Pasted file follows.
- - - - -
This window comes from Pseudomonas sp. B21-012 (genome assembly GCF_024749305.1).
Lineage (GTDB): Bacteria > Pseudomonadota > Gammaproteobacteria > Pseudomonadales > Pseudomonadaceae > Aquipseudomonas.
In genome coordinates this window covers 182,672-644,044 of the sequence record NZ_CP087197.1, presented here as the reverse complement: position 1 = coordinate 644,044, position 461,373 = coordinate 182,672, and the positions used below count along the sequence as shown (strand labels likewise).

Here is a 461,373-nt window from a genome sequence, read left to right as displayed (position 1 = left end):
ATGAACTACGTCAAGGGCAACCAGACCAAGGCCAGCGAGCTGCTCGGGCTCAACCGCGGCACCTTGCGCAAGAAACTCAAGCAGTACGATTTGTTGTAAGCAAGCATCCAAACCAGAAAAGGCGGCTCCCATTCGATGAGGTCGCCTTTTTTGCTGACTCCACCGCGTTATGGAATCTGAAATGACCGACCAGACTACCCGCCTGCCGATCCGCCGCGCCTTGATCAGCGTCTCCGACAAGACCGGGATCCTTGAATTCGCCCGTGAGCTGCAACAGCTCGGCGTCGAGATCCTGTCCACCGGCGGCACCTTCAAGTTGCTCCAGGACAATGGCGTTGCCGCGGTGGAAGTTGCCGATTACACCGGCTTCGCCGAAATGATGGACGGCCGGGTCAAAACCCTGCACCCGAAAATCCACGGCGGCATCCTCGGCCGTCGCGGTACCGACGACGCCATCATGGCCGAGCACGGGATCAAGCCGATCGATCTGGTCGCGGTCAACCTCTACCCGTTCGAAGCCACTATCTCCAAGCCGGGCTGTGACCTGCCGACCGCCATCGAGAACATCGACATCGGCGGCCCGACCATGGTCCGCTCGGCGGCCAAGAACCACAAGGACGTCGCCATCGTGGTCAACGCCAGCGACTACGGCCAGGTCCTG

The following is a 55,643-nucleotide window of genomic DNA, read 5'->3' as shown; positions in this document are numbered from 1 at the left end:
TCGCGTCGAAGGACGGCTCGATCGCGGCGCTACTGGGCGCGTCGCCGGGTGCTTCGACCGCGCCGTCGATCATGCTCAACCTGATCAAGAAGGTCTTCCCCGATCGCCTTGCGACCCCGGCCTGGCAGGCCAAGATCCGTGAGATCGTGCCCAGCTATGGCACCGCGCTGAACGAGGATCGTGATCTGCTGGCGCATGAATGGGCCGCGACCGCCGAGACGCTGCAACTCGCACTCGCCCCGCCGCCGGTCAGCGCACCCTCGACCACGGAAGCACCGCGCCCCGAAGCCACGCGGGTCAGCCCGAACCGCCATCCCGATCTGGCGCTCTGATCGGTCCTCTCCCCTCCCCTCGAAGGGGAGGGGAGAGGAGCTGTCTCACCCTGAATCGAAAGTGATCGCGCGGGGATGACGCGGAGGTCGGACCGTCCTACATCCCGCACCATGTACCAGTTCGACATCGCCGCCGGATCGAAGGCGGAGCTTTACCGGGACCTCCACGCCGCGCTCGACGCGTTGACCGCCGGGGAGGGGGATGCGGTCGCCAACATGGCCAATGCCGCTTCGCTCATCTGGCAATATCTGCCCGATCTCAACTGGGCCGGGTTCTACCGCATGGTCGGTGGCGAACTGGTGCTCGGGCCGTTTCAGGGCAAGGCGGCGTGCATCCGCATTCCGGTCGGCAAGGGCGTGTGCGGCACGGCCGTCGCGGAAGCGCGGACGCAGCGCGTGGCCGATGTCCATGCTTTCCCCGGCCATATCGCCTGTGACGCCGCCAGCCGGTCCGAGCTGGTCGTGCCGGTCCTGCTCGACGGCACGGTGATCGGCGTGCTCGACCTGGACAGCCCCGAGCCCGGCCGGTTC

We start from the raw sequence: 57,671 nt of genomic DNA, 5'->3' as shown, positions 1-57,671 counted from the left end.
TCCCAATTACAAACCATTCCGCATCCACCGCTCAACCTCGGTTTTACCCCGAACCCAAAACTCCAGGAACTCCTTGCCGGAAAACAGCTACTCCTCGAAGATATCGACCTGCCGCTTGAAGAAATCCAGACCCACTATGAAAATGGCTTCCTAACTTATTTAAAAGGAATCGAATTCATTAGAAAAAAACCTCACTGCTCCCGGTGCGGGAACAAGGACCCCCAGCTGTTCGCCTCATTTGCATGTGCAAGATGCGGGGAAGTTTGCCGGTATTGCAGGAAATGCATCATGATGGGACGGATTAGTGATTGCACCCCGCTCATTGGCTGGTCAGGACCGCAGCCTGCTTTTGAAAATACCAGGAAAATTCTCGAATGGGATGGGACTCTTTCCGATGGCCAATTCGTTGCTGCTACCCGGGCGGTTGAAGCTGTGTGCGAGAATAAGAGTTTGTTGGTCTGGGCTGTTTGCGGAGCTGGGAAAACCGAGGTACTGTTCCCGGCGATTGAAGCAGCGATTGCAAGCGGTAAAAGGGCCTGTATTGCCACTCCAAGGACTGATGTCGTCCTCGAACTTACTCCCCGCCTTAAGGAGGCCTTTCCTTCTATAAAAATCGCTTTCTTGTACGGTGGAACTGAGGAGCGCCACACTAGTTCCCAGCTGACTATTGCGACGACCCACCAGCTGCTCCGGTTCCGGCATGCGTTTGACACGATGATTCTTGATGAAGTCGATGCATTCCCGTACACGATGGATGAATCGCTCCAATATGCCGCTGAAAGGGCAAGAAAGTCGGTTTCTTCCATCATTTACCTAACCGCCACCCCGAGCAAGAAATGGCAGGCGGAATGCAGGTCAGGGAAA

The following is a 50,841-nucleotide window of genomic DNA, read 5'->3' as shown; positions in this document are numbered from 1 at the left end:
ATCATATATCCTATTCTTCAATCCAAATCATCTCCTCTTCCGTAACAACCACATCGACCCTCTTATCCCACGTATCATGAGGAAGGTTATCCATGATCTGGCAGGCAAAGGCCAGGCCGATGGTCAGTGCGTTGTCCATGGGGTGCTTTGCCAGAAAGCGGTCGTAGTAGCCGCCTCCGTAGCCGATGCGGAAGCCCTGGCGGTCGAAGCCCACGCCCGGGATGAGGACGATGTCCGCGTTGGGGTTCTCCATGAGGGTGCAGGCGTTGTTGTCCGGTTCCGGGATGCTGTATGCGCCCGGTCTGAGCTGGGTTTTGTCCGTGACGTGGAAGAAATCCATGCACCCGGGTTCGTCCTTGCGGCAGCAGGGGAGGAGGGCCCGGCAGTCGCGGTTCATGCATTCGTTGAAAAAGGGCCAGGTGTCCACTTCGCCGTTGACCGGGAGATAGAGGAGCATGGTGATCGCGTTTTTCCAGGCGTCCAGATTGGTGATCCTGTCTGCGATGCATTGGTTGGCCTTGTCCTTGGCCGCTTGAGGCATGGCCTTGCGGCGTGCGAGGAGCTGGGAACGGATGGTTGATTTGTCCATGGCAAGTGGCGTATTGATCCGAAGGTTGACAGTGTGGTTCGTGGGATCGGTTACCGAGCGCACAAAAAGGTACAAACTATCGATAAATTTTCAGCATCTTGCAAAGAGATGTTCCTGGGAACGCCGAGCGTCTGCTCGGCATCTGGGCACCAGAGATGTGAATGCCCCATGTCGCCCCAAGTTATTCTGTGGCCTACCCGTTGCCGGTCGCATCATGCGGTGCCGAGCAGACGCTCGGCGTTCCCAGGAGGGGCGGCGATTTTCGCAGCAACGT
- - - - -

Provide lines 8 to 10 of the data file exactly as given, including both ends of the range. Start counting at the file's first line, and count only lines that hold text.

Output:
We start from the raw sequence: 57,671 nt of genomic DNA, 5'->3' as shown, positions 1-57,671 counted from the left end.
TCCCAATTACAAACCATTCCGCATCCACCGCTCAACCTCGGTTTTACCCCGAACCCAAAACTCCAGGAACTCCTTGCCGGAAAACAGCTACTCCTCGAAGATATCGACCTGCCGCTTGAAGAAATCCAGACCCACTATGAAAATGGCTTCCTAACTTATTTAAAAGGAATCGAATTCATTAGAAAAAAACCTCACTGCTCCCGGTGCGGGAACAAGGACCCCCAGCTGTTCGCCTCATTTGCATGTGCAAGATGCGGGGAAGTTTGCCGGTATTGCAGGAAATGCATCATGATGGGACGGATTAGTGATTGCACCCCGCTCATTGGCTGGTCAGGACCGCAGCCTGCTTTTGAAAATACCAGGAAAATTCTCGAATGGGATGGGACTCTTTCCGATGGCCAATTCGTTGCTGCTACCCGGGCGGTTGAAGCTGTGTGCGAGAATAAGAGTTTGTTGGTCTGGGCTGTTTGCGGAGCTGGGAAAACCGAGGTACTGTTCCCGGCGATTGAAGCAGCGATTGCAAGCGGTAAAAGGGCCTGTATTGCCACTCCAAGGACTGATGTCGTCCTCGAACTTACTCCCCGCCTTAAGGAGGCCTTTCCTTCTATAAAAATCGCTTTCTTGTACGGTGGAACTGAGGAGCGCCACACTAGTTCCCAGCTGACTATTGCGACGACCCACCAGCTGCTCCGGTTCCGGCATGCGTTTGACACGATGATTCTTGATGAAGTCGATGCATTCCCGTACACGATGGATGAATCGCTCCAATATGCCGCTGAAAGGGCAAGAAAGTCGGTTTCTTCCATCATTTACCTAACCGCCACCCCGAGCAAGAAATGGCAGGCGGAATGCAGGTCAGGGAAA

The following is a 50,841-nucleotide window of genomic DNA, read 5'->3' as shown; positions in this document are numbered from 1 at the left end: